• Malpensa Shuttle and Malpensa Bus Express connect the airport to Milan Central station (Trenitalia's National Railway hub) and for Milan's Metro network. The shuttle bus calls at Terminals 1 and 2, Busto Arzioso and Milan Fair (on request). Journey time is 60–70 minutes.
  • From February 2010 onwards, Lufthansa Airport Bus, in partnership with Autostrade SpA, connects Milan Central Station, with Terminal 1 & 2, with stops in Fieramilanocity and Milan Fair – Rho/Pero on request, every 20 minutes. Furthermore, this new service links the Airport with destinations in Lombardy (Varese, Como, Bergamo and Brescia, Alessandria and Novara), Piedmont (Turin/Torino), Liguria (Genoa/Genova) and Switzerland (Bellinzona, Chiasso and Lugano).[23]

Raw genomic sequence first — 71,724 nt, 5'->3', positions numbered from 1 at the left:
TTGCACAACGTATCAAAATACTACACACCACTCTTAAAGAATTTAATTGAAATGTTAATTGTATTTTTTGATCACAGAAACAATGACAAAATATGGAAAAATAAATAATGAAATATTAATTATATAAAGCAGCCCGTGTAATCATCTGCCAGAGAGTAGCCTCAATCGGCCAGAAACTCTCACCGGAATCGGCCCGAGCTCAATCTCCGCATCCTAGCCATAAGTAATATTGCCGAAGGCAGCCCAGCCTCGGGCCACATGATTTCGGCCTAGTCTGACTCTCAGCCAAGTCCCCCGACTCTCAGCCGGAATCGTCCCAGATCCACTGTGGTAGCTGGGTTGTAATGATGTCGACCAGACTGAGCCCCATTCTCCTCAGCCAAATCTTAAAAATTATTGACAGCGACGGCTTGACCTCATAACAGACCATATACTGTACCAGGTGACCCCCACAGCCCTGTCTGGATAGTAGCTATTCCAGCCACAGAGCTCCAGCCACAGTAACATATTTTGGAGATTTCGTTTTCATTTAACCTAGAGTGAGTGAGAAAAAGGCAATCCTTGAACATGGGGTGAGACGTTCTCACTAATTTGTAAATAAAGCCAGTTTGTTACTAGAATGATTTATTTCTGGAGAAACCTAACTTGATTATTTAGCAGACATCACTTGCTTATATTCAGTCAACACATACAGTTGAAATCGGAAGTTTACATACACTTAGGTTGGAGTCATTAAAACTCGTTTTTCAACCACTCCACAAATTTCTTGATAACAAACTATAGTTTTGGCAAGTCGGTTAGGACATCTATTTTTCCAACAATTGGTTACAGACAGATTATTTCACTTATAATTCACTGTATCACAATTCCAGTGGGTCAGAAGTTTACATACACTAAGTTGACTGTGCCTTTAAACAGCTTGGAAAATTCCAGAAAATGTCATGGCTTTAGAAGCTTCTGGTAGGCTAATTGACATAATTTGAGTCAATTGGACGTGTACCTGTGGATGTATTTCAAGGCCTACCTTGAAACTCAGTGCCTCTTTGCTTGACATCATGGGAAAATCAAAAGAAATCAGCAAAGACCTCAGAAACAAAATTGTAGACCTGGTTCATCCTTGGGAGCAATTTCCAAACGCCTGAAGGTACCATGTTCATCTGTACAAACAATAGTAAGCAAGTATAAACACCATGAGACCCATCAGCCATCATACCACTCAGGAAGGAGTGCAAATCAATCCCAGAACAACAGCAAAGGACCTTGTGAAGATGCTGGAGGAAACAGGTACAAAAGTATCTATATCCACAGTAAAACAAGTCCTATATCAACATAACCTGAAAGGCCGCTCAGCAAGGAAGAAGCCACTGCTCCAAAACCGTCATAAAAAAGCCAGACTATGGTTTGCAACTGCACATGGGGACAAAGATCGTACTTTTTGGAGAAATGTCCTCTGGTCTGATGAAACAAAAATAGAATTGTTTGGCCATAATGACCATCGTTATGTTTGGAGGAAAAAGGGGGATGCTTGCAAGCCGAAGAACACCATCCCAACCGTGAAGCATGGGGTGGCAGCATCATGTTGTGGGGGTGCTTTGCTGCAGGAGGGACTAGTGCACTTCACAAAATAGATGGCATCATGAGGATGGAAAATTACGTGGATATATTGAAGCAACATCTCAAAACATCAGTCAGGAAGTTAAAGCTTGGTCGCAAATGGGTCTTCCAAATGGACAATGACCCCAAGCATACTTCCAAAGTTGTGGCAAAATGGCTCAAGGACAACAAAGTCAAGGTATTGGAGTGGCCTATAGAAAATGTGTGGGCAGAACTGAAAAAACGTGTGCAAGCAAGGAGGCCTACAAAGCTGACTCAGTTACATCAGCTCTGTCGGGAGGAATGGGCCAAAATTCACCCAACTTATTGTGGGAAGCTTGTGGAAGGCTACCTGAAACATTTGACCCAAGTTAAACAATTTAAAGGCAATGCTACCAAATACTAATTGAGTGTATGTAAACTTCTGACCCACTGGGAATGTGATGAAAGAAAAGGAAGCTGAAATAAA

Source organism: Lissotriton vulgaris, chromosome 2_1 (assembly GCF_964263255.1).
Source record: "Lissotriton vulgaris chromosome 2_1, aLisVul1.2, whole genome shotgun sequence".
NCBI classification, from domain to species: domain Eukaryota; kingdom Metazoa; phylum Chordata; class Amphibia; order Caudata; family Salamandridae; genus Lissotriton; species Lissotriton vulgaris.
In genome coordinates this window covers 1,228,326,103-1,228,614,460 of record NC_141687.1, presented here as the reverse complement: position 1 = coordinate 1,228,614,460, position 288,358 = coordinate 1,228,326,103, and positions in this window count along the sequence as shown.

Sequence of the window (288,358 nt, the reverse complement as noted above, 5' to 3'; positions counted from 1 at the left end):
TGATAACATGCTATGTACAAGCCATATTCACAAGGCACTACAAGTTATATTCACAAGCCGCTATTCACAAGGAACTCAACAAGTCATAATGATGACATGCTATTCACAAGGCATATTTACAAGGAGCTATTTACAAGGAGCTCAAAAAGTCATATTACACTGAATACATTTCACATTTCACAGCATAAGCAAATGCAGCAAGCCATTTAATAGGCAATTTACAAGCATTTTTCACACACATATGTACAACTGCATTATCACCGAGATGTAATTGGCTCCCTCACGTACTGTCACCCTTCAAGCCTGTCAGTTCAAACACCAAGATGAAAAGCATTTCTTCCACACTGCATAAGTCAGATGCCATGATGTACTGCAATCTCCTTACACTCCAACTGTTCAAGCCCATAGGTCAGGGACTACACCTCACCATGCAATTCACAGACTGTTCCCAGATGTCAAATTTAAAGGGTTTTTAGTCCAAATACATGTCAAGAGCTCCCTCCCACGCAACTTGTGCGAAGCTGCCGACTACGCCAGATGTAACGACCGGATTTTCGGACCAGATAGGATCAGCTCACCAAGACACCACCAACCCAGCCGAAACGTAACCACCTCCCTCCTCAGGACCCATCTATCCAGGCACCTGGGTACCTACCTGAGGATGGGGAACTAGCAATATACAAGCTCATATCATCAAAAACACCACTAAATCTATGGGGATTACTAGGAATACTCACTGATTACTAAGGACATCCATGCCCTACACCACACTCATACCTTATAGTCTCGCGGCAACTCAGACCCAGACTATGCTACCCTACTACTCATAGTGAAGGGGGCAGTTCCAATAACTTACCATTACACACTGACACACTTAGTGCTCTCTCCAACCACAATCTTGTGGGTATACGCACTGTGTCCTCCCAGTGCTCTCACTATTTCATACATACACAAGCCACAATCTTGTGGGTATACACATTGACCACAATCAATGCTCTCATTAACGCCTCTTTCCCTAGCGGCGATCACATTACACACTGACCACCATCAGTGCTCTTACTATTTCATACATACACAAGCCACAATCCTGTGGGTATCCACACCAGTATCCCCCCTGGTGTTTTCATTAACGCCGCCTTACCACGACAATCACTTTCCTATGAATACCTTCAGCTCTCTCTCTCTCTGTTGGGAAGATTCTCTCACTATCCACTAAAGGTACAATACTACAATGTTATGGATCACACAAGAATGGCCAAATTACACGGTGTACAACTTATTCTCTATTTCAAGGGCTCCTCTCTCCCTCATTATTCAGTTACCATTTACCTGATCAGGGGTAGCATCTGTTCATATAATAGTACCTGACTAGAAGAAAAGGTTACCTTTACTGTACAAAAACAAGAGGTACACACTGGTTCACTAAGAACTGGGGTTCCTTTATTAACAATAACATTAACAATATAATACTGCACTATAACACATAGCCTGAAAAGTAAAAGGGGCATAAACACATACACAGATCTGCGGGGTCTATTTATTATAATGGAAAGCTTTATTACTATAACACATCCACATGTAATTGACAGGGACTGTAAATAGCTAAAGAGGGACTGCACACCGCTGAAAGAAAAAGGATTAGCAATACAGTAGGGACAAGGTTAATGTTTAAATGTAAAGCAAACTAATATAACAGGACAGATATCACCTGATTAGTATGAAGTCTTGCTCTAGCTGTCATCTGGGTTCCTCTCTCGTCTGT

• A free, 24-hour shuttle bus provides access to Terminal 2 from Terminal 1. The bus leaves every 7 minutes. Journey time is 15–20 minutes.
  • Malpensa Airport has a direct coach connection with Milan's Linate Airport.


Official taxis in Milan are white and are equipped with taximeter, showing the total price for the journey (the price is for the vehicle, not for people) calculated with official fares approved by local government authorities. The only exception is the journey from city to airport and return. Local authorities was establishing a couple of years ago a fixed airport fare from and to some destinations:

  • Malpensa Airport to/from City area – €90
  • Malpensa Airport to/from Exhibit area (Fiera di Milano / Rho) – €60
  • Malpensa Airport to/form Linate Airport – €100
  • Malpensa Airport to/from Varese – €65